LMAO: Lets-Make-A-ODifference

Very obviously I am not too good with clever titles or abbreviations, FTW OMG. Anyway, this article is all about positivity and nurturing a feeling of jubilation in you, the reader. So let’s start with the wonderful fact that, literally every human being is savage, underneath the layers of facades that are built to find a place in society and urgently needs therapy.

*calming elevator music plays in the background*

Now that we have started on that serene note, let me build upon what I really mean and I promise you that by the time you’ll be done reading this, you will go into deep introspection and will probably Google what “ostracize” means.

As I was walking back home from a grocery store, I saw a mother pulling her child away from passersby, as she and her son walked along the pavement. The mother had her head down, and her hands were fidgeting, while her son was smiling cheerfully and playing with kittens along the way. As they walked, anyone who passed through them, turned around and gave a curious glare to them, which to be very honest, perplexed me. As I came closer to the child, I realized that quite fortunately, the child had Down syndrome. I say fortunately, because a child with below average intelligence is lucky to not be able to process how the rest of us function. I say it’s lucky to be in the situation because the messy world is not worth processing upon.

Why do I mention this story, however?

I mention it, because the very same day, a quite sensitive friend of mine sent a photo of a child with Down Syndrome with the caption, “Officer Down”. The people who read the meme laughed. A similar photograph was posted on a social media page where thousands tagged their friends to share a laugh.

Now let me tell you why the mother’s hands were fidgeting.

They were fidgeting because she fears that at some point in time, her child will realize that everyone is against him and his family, and all of them will be ostracized wherever they’ll go. Why does she fear this? Because of you and me. Because of everyone who has the audacity to share a ‘Dank Meme’ about acid attack victims, victims of sexual assault, human beings with physical disabilities and mental handicaps.

Now you may think, “well okay, but I won’t actually say all this to someone who is suffering, so doesn’t my behaviour automatically become innocuous?” Instead of answering your question, I’ll throw a question right back: Why is it that the courage to judge and ridicule surfaces only from behind a computer screen?

Facebook has led us to believe that we are a part of a community, a revolution of some kind where being highly opinionated is a skill and the validation that comes with winning arguments is the ultimate achievement. We associate ourselves with something we despise and describe ourselves through it. Never has love been something that we throw at people to let them know who we really are. We ridicule because we are afraid of being judged. We judge what we cannot comprehend. We ridicule to get appreciations from strangers, for that one person to come and tell us “good job Ramesh”. I don’t know who Ramesh is but you get the gist, don’t you?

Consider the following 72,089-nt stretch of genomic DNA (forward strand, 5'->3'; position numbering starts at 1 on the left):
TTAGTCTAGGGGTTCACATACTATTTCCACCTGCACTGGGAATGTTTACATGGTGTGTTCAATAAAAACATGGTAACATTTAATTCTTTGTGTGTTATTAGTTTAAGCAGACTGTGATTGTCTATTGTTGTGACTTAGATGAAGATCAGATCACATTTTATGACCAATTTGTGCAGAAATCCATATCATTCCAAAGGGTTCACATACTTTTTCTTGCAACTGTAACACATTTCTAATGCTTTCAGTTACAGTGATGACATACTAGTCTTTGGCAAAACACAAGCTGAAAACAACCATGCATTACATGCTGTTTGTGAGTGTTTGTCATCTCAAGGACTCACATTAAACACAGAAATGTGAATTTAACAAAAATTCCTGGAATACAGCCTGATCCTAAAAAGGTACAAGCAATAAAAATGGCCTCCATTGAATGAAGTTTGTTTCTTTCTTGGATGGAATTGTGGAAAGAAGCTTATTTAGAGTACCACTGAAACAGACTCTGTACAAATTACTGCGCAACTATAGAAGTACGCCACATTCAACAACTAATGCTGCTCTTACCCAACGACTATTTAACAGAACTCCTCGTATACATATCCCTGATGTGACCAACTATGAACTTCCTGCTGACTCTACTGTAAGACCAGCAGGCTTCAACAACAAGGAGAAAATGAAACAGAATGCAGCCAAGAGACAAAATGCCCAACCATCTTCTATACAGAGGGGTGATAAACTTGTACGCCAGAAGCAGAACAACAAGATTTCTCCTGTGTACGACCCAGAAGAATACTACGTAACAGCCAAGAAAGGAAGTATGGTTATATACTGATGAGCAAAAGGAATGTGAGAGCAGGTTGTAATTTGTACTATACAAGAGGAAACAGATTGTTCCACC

When did we get like this? How does the history of humanity go from the likes of Sir Martin Luther King, Mother Teresa, Mahatma Gandhi to well, Ramesh? Why do we seek validation of this form? When did suffering become a source of joy?

Our universe is ever expanding, so much so, that there is no centre. There is an uncountable number of galaxies, planets, stars, and perhaps lives out there in the vast abyss that is space. And here we are, on a tiny speck of dirt called Earth, which will perish in a few million years along with our Sun, with no chance of life thriving ever again. You’ll probably live for the next 60 years(make that 30 if you watch Big Boss), only to die alone with nothing but a 7-minute replay of the proudest moments of your life, a recap our brain prepares just as we breathe our last. You have just one shot at this. Now ask yourself this, do you want to be the reason a woman is scared to let her child out of the house or do you want to be the person who calms that fidgety hand with the warmth of the reassurance that she is wrong about people and that compassion is not just a word which brings points on Scrabble. What will your 7-minute replay be?

By Chirag Shukla

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